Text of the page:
Range Reports

Range Report 22 June 2014

Obviously, it’s been a while since I’ve written anything. This month has been surprisingly busy, but not in the traditional sense. Life has sort of gotten in the way. And, to be honest, the shooting has not been my highest priority. My dry fire practice has been inconsistent, and today was the first day I’ve gotten to the range since the first outing with the DMTR (which I have now taken to calling, “The Musket”). I have been writing a rather lengthy article about gun culture and how we can go about improving it, but I’m not sure it would be appropriate to post here. I have an invitation from another blog to write for them, but I’m also not sure what I’ve written is appropriate for them, either.

In any case, it was nice to get out to the range again. It was 55 degrees and slightly overcast, with a soft breeze swirling about. Since nobody was around on this particular Sunday, I had the run of the place. I also took the opportunity to step up to the 100 meter range for the first time. I only took the DMTR today to practice the fundamentals with iron sights, and to also prepare for the upcoming Appleseed shoot in August.

I’ve heard it said that shooting at longer ranges will exacerbate errors in shooting, and it is certainly true. I noticed several things shooting today that I want to take away.

The importance of finding that natural point of aim (NPA) cannot be overstated. I always knew of the concept before, and thought I was applying it. But today, shooting at double the ranges I have been, I could clearly see its effect. Settling into a position with sights on target, closing my eyes, shimmying around, and opening them to see where the sights fell made a huge difference in my shot stability. Properly done, picking the right NPA made the sights fall right back on target after each shot with very little input from me.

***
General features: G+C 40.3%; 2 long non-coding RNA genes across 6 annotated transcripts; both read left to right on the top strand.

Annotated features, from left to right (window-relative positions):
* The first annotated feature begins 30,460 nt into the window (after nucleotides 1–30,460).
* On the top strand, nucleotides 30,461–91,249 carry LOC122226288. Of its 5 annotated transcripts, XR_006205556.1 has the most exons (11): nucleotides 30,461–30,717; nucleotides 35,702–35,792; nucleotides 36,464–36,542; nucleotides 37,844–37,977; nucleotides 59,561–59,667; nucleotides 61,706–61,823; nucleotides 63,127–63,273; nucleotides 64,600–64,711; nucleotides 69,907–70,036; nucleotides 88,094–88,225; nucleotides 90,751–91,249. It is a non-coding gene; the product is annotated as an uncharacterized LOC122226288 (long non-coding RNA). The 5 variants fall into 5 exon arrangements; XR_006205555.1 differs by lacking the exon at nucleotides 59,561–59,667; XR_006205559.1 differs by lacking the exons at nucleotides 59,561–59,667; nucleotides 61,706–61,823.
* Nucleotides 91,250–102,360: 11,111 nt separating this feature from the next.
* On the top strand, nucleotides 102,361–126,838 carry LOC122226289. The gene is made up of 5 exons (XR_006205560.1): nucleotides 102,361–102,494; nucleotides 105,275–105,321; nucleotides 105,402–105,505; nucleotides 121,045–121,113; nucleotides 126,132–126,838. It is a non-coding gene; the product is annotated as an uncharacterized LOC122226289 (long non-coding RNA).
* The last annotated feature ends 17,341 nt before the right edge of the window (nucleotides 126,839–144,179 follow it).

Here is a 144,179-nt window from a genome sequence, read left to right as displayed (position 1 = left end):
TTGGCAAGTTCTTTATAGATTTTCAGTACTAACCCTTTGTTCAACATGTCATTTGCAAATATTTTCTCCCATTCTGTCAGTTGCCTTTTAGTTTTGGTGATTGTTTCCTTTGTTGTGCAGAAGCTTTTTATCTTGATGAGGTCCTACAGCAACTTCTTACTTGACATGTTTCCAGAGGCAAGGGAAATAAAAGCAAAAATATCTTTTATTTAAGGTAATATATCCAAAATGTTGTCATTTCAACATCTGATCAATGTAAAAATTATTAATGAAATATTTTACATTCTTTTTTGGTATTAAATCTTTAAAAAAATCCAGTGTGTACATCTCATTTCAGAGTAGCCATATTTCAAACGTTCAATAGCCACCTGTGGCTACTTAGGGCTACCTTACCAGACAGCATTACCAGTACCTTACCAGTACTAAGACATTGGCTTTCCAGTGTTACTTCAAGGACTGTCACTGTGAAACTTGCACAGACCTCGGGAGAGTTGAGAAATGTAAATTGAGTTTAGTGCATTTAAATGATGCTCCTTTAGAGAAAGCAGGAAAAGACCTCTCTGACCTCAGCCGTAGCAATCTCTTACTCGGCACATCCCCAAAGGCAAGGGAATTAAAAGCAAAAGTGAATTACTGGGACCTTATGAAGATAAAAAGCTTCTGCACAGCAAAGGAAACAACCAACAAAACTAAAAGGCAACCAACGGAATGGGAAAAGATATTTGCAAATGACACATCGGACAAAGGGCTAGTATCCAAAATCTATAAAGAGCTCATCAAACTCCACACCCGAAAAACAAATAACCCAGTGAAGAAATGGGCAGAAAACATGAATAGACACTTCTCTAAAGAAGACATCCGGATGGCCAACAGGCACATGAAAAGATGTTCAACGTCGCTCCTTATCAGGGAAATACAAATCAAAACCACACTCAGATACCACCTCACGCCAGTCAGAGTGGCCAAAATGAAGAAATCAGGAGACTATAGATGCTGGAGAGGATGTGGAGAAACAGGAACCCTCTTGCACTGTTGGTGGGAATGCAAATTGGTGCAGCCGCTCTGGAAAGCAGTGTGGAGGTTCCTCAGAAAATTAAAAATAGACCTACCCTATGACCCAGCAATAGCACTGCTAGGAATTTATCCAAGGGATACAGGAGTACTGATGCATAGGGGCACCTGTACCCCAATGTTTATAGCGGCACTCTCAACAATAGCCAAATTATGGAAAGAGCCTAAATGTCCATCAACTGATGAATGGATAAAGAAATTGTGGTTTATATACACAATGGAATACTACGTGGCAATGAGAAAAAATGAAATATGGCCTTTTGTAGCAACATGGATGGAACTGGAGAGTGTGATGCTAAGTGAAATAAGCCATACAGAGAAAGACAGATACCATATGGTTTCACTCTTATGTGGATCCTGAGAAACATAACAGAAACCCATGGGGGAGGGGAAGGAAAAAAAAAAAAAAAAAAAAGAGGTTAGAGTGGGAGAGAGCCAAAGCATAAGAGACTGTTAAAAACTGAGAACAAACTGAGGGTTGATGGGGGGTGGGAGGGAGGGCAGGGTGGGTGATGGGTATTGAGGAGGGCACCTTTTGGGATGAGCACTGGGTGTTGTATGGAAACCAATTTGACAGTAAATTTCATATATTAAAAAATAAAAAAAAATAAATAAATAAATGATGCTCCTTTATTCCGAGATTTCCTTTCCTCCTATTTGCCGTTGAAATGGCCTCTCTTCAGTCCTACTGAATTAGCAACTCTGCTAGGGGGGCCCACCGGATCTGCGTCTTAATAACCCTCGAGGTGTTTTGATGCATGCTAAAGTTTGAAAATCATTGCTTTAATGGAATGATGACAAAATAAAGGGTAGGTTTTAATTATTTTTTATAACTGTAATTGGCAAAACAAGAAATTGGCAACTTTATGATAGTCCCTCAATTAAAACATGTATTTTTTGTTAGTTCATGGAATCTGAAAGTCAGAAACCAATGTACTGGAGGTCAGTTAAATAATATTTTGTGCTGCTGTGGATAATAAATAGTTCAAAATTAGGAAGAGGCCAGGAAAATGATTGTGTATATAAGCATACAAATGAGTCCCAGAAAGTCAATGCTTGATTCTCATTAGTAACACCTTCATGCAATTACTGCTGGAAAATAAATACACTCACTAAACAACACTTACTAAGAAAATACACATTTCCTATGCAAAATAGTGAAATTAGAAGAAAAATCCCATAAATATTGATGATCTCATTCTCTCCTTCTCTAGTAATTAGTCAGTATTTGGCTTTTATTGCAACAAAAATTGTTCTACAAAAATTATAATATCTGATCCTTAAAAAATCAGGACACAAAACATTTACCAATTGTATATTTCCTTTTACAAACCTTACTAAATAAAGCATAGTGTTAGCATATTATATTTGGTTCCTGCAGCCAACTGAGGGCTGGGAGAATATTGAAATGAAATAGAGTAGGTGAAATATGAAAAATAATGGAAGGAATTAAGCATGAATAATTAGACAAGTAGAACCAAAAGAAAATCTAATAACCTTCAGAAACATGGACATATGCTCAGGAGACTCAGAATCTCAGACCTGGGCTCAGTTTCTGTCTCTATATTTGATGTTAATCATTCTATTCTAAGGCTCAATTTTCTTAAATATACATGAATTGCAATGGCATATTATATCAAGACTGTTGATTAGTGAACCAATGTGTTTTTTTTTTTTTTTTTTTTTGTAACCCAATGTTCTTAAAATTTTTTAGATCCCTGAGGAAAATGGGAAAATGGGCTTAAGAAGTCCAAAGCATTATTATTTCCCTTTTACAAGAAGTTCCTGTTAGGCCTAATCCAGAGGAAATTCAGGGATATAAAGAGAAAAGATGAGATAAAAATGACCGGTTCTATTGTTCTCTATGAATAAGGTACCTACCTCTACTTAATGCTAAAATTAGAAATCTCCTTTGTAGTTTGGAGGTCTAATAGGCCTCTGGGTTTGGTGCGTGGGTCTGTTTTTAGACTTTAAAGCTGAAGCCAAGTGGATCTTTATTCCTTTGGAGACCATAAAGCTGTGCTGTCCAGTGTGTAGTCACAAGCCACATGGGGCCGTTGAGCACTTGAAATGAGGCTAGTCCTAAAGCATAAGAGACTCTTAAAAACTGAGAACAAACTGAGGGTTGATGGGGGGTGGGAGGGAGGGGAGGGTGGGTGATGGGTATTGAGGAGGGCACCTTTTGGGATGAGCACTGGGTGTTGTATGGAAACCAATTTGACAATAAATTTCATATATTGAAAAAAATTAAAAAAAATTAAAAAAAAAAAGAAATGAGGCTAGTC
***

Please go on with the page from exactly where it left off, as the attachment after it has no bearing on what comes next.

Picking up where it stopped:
I need to learn the A2 sights better. I spent nearly the first hour chasing a zero. My last outing, I was shooting at 25 meters. That zero proved to be way too high at 100m, being off the top edge of the paper. I thought I had maxed out the elevation on my front sight post and would be unable to get a good zero. This turned out to be false, and I finally got it figured out after 35 shots. Using this 100m zero with the rear sight drum meant to be zeroed at 300m will be problematic, if I choose to use the rear drum as intended. I have read a process for adjusting the rear drum for a 100m zero and having it still be correct on adjustments for 300 and out. I’ll have to see if I can dig it up.

For targets, I was using a NRA A-9 (I got a good deal on a couple packs of 20). It’s a single bull target meant for 50 yard small bore. The black is 3 and 7/8 inches wide, so just under my desired accuracy requirement for 100 meters. For zeroing, I was using some other Storm Tactical printed targets I had on hand with a center dot that is .5 mil wide (just under 2”). At these ranges, the targets were bordering what on what I could clearly see. The peep sight helped with my astigmatism, but I don’t think I could have done it much further without magnification.